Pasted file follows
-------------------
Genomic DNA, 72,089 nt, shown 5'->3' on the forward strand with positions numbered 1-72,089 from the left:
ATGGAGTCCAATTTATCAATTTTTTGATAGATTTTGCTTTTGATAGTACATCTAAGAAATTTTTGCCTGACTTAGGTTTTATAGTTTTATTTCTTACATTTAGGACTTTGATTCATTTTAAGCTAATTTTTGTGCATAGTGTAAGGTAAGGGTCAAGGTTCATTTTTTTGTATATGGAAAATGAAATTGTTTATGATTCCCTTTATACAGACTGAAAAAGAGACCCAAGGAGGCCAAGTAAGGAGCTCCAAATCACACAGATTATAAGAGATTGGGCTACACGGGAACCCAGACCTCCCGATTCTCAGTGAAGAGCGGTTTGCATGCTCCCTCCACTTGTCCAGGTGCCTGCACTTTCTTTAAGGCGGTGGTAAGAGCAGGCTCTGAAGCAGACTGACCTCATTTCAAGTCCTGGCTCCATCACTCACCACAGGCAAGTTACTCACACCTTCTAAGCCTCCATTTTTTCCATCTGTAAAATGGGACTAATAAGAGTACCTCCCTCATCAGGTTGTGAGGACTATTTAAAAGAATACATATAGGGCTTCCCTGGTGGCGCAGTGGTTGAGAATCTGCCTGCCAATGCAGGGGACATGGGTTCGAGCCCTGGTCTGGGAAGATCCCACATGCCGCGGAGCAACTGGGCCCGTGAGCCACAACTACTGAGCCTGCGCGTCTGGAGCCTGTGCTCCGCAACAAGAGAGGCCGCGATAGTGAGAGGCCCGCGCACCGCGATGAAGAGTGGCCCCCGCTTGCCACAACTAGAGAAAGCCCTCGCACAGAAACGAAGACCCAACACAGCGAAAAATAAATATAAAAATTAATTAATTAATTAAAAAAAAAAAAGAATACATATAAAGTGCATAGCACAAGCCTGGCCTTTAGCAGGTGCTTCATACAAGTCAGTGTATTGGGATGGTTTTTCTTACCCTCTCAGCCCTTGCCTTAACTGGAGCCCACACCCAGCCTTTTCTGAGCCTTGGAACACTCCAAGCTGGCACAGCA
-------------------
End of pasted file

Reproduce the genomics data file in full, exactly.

Genomic DNA, 72,089 nt, shown 5'->3' on the forward strand with positions numbered 1-72,089 from the left:
ATGGAGTCCAATTTATCAATTTTTTGATAGATTTTGCTTTTGATAGTACATCTAAGAAATTTTTGCCTGACTTAGGTTTTATAGTTTTATTTCTTACATTTAGGACTTTGATTCATTTTAAGCTAATTTTTGTGCATAGTGTAAGGTAAGGGTCAAGGTTCATTTTTTTGTATATGGAAAATGAAATTGTTTATGATTCCCTTTATACAGACTGAAAAAGAGACCCAAGGAGGCCAAGTAAGGAGCTCCAAATCACACAGATTATAAGAGATTGGGCTACACGGGAACCCAGACCTCCCGATTCTCAGTGAAGAGCGGTTTGCATGCTCCCTCCACTTGTCCAGGTGCCTGCACTTTCTTTAAGGCGGTGGTAAGAGCAGGCTCTGAAGCAGACTGACCTCATTTCAAGTCCTGGCTCCATCACTCACCACAGGCAAGTTACTCACACCTTCTAAGCCTCCATTTTTTCCATCTGTAAAATGGGACTAATAAGAGTACCTCCCTCATCAGGTTGTGAGGACTATTTAAAAGAATACATATAGGGCTTCCCTGGTGGCGCAGTGGTTGAGAATCTGCCTGCCAATGCAGGGGACATGGGTTCGAGCCCTGGTCTGGGAAGATCCCACATGCCGCGGAGCAACTGGGCCCGTGAGCCACAACTACTGAGCCTGCGCGTCTGGAGCCTGTGCTCCGCAACAAGAGAGGCCGCGATAGTGAGAGGCCCGCGCACCGCGATGAAGAGTGGCCCCCGCTTGCCACAACTAGAGAAAGCCCTCGCACAGAAACGAAGACCCAACACAGCGAAAAATAAATATAAAAATTAATTAATTAATTAAAAAAAAAAAAGAATACATATAAAGTGCATAGCACAAGCCTGGCCTTTAGCAGGTGCTTCATACAAGTCAGTGTATTGGGATGGTTTTTCTTACCCTCTCAGCCCTTGCCTTAACTGGAGCCCACACCCAGCCTTTTCTGAGCCTTGGAACACTCCAAGCTGGCACAGCA